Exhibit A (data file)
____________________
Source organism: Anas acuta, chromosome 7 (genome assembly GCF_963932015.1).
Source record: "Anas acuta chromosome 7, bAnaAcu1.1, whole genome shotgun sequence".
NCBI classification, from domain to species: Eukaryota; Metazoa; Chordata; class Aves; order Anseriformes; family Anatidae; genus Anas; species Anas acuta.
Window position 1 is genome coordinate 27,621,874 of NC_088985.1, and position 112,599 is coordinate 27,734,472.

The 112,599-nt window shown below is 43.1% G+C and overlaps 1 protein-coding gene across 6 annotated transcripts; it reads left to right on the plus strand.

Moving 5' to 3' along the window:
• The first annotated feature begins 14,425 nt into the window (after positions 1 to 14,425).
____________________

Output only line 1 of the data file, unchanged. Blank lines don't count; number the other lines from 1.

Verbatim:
Source organism: Anas acuta, chromosome 7 (genome assembly GCF_963932015.1).